It was Victory Day in Russia when I finished reading The Tragedy of Russia’s Reforms, and Moscow was celebrating the fifty-sixth anniversary of Hitler’s defeat, the one event in Russian history which all Russians can agree to have been a great and glorious moment. In May 1945 Russia got it right. This is the holiday of which Russians will never tire.
If only events allowed them a similar measure of enthusiasm for their emancipation from Communist Party rule in 1991. Memories are being stirred, as 2001 runs its course, by a series of tenth anniversaries reaching a climax at year’s end with that of the dissolution of the Soviet Union. But there are few celebrations, public or private. The intervening years have been too unkind.
Could the transition away from a failing dictatorship have been managed differently? That is the main question asked by Professor Reddaway and Dr. Glinski, though they put it a bit more grandly. “As for us,” they say,
we share the view of thinkers who believe that history does present alternative courses of action for both individuals and nations, and that denying their existence suggests a poverty of imagination—or lack of will—in those whose interests and beliefs would favour a different path of development.
If they do not finally persuade one that Russia could indeed have taken a much better “alternative course of action” in the 1990s, given the people and system and resources to hand, it is certainly not a poverty of imagination that inhibits their argument. Nor is it a lack of will, if strength of feeling is any measure. That Russia should have done it all differently is the point argued here with all the force that Reddaway and Glinski’s choice of title would suggest.
They depict the course of Russian policy under Boris Yeltsin as so ill-conceived, so twisted, so unprincipled that the pages of their dense and detailed book are barely enough to contain their scorn. They find that “Russia from at least 1990 has been sinking—from the socio-economic, demographic, cultural, and moral points of view—into turmoil and decay.”
They argue that Yeltsin’s fatal choice of economic policy—the liberalizing reforms, including a new system of market prices, commonly called “shock therapy,” and labeled by the authors “market bolshevism”—followed from his choice of allies in society. He was, they write, helped to power in 1989–1991 by a disparate coalition of interests in which nationalists and populists, hungry for power on Yeltsin’s coattails, mingled with social democrats and idealists who hoped that the Soviet attempt at communism could be supplanted by something closer to a Western European welfare state—“socialism with a human face,” in the rhetoric of the day.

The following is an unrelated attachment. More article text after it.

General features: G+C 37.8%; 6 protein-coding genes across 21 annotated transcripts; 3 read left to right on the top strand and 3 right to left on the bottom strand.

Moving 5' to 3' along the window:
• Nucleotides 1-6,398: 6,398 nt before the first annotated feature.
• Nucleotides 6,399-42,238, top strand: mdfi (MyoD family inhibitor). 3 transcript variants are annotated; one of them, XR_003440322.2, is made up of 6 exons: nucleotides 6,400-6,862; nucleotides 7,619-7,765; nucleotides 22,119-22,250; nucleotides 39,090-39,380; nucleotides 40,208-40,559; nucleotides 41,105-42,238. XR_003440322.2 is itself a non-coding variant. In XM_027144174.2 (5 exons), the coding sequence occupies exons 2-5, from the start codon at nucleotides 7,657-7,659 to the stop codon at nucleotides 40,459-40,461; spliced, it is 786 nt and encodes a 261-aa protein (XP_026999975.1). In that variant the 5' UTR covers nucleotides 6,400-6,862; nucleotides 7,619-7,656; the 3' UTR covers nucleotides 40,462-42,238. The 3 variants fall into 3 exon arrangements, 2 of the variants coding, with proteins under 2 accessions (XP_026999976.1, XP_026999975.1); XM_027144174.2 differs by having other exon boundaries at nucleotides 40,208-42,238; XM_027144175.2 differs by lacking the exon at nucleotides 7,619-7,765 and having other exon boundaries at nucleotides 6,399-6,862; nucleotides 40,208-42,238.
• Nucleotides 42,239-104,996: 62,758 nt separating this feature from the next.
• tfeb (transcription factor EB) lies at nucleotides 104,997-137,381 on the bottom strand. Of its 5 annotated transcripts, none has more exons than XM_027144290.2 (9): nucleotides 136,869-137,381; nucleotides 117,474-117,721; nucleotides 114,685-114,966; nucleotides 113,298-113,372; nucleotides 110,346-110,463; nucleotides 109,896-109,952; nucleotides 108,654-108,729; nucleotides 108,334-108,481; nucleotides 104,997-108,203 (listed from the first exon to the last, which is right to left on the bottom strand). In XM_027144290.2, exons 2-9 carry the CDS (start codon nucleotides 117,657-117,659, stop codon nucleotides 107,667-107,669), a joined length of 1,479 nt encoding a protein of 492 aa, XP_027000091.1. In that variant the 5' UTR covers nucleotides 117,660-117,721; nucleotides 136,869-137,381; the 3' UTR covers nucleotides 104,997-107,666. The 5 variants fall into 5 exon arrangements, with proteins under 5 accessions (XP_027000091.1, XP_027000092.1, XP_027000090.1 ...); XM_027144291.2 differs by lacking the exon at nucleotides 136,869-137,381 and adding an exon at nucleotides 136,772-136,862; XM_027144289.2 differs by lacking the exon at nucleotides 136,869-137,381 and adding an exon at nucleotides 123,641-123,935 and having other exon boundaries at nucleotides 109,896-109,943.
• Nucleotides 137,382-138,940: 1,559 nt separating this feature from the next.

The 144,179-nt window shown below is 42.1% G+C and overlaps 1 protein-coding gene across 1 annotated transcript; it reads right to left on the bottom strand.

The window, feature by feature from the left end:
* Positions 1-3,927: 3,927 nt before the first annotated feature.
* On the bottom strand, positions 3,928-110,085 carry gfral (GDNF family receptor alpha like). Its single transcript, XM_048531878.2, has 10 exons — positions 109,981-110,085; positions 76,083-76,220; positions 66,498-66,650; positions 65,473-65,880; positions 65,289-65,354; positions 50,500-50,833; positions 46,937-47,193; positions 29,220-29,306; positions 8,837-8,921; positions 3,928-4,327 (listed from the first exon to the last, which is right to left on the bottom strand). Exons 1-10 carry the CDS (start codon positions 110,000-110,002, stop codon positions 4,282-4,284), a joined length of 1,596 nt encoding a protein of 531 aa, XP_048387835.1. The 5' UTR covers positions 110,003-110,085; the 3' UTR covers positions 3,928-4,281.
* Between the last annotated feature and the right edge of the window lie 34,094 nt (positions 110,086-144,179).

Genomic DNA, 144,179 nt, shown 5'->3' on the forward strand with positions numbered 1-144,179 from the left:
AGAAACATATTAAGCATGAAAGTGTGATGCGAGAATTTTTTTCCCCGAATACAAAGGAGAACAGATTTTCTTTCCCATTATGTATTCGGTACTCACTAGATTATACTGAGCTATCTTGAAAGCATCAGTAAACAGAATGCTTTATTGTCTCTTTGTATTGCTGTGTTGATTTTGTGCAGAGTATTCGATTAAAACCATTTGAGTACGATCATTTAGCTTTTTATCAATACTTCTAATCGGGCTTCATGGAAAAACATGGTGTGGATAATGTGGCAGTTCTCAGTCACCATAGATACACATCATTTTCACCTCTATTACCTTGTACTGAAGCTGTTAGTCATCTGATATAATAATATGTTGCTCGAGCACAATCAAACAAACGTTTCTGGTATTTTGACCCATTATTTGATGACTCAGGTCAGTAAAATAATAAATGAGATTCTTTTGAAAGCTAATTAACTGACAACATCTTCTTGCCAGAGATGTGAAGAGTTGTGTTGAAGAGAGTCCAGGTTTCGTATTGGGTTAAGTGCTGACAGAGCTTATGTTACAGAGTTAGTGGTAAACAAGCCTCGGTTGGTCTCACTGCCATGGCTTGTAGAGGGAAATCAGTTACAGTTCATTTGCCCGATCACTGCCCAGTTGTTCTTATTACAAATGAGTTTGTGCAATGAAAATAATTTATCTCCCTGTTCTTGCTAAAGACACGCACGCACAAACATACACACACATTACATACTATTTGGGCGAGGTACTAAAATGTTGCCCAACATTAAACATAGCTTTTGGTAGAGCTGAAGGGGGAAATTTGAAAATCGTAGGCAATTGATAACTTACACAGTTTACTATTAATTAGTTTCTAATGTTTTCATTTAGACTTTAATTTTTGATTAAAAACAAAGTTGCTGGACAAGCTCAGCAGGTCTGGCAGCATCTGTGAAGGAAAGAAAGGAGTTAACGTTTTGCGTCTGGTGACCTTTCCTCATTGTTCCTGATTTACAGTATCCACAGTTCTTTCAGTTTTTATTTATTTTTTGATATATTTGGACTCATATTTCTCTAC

The patron saint of the idealists was Andrei Sakharov, the nuclear scientist and human rights campaigner whose death in December 1989 left a void that nobody else could fill. The social democrats clustered into movements such as Democratic Russia, which claimed 300,000 members in 1991 but which collapsed from internal squabbling within two years. When Reddaway and Glinski write of Young Turks who espoused nationalism and populism, they have in mind men such as Sergei Baburin, a Russian from Kazakhstan, whose radicalism quickly pushed him into the parliamentary opposition that Yeltsin crushed in 1993, and who remains active on the nationalist left to this day; Sergei Shakhrai, from Simferopol in Ukraine, whose lack of political convictions enabled him to remain a close adviser to Yeltsin until 1998; and Oleg Rumyantsev, a Muscovite who helped draft a precursor of the new Russian constitution in 1990–1991, who turned against Yeltsin in 1993, and who now works as a public relations man in Russia for the US firm Mars.
As Reddaway and Glinski show, Yeltsin dismayed or betrayed many of those who helped him into power, by deciding that his grassroots revolution would go no further than his own election as president. That accomplished, he set about consolidating his power by allying himself instead with the old Soviet-era elites, many of them managers of state enterprises, whom he would leave in place and bribe into supporting him by parceling out the nation’s real wealth to them through arbitrary privatization. Lesser Russians were left only with paper savings at best, to be consumed by hyperinflation when prices were liberalized and quickly increased. Reddaway and Glinski consider this a political as well as an economic and human tragedy, because, for them, the martyred middle class embodied the values of true democracy. Hence their implied antithesis between the “market bolshevism” which won, and the “democracy” which lost.
They blame this outcome on the “missionary fervor of Western pro-Yeltsin radicals and the hopeless resignation of people being led like cattle to the slaughter.” They see the sacrifice of the middle class as having come at the very moment when it might otherwise have claimed the leadership of society—“turning [Russia] away from the Byzantine and autocratic past,” as they put it, “and embracing the best the West had to offer. Shock therapy destroyed this moment, and its brutal effects have largely destroyed the best of the middle class as well.” In sum, say Reddaway and Glinski:
The years since the launching of shock therapy have…drastically weakened the incipient civil society, blocked most opportunities for democratic participation in politics, and doomed the Russian body politic to alternate between oligarchy and authoritarianism for the foreseeable future.
If this were a full and accurate indictment, it would be a damning one indeed.1